Thursday, 14 December 2017

The Gray House by Mariam Petrosyan

The Gray House by Mariam Petrosyan
First published in Russian in Russia by Livebook in 2009. English language translation by Yuri Machkasov published in America by AmazonCrossing in April 2017.

My Book Of The Month for December 2017

How I got this book:
Received a review copy from the publisher via NetGalley

My rating: 5 of 5 stars

The Gray House is an astounding tale of how what others understand as liabilities can be leveraged into strengths.

Bound to wheelchairs and dependent on prosthetic limbs, the physically disabled students living in the House are overlooked by the Outsides. Not that it matters to anyone living in the House, a hulking old structure that its residents know is alive. From the corridors and crawl spaces to the classrooms and dorms, the House is full of tribes, tinctures, scared teachers, and laws—all seen and understood through a prismatic array of teenagers’ eyes.

But student deaths and mounting pressure from the Outsides put the time-defying order of the House in danger. As the tribe leaders struggle to maintain power, they defer to the awesome power of the House, attempting to make it through days and nights that pass in ways that clocks and watches cannot record.

I received my review copy of The Gray House back at the beginning of 2017 but, being intimidated by its 700+ page length, kept putting off even starting to read it until now. This was a serious mistake - The Gray House is absolutely brilliant! Seclude-yourself-for-a-week-with-your-phone-turned-off breathtakingly brilliant! I could easily write a whole review of fangirl superlatives, I loved this book that much. Yet, that said, it won't be to everyone's taste. I have seen other reviews using The Lord Of The Flies as a comparison and inasmuch as that book centres on a group of unaccompanied boys I can see their point, but I wouldn't necessarily agree. Perhaps if Salman Rushdie had written Gormenghast the result might be closer to the fantastic and fantastical richness of The Gray House?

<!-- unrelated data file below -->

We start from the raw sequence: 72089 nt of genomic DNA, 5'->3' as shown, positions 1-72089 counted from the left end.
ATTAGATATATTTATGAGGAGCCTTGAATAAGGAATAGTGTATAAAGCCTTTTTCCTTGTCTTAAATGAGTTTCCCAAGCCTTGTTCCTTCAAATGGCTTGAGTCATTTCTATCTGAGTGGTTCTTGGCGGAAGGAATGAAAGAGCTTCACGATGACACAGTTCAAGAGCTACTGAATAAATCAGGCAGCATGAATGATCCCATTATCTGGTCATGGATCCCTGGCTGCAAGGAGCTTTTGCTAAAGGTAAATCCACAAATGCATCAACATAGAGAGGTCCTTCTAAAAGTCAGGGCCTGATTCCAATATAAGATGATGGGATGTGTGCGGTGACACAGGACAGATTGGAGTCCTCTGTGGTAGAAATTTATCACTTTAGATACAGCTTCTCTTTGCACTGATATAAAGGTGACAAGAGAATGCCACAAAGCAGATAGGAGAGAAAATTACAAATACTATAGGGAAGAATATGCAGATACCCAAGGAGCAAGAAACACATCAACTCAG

I obviously want to impart as much of my enthusiasm as possible, but am struggling to describe Petrosyan's novel in a way that will do it justice! It is set in a neglected House for physically disabled children, children who have mostly been effectively abandoned there by their families so, other than attempts at lessons, the tribes of boys (and, later, girls) are left to their own devices. Living by complex sets of rules and Laws, we see their limited world through their own eyes. I loved that this world is limited by the borders of the House, not by the various disabilities. Ingenuity, inventiveness and camaraderie seem to render most disability irrelevant.

The story is told from different points of view, some first person and some third person, with each speaker having their own distinctive voices. The Gray House is divided into three books each with their own lengthy character list at the beginning, but I didn't bother with the lists as I soon found myself easily identifying and remembering characters by their Nicks (nicknames) and actions. Like new boy Grasshopper, it took me a while to settle into the House, but once I began to understand its ways and its stories, I was absolutely engrossed.

Search Literary Flits for more:
Books by Mariam Petrosyan / Contemporary fiction / Books from Armenia

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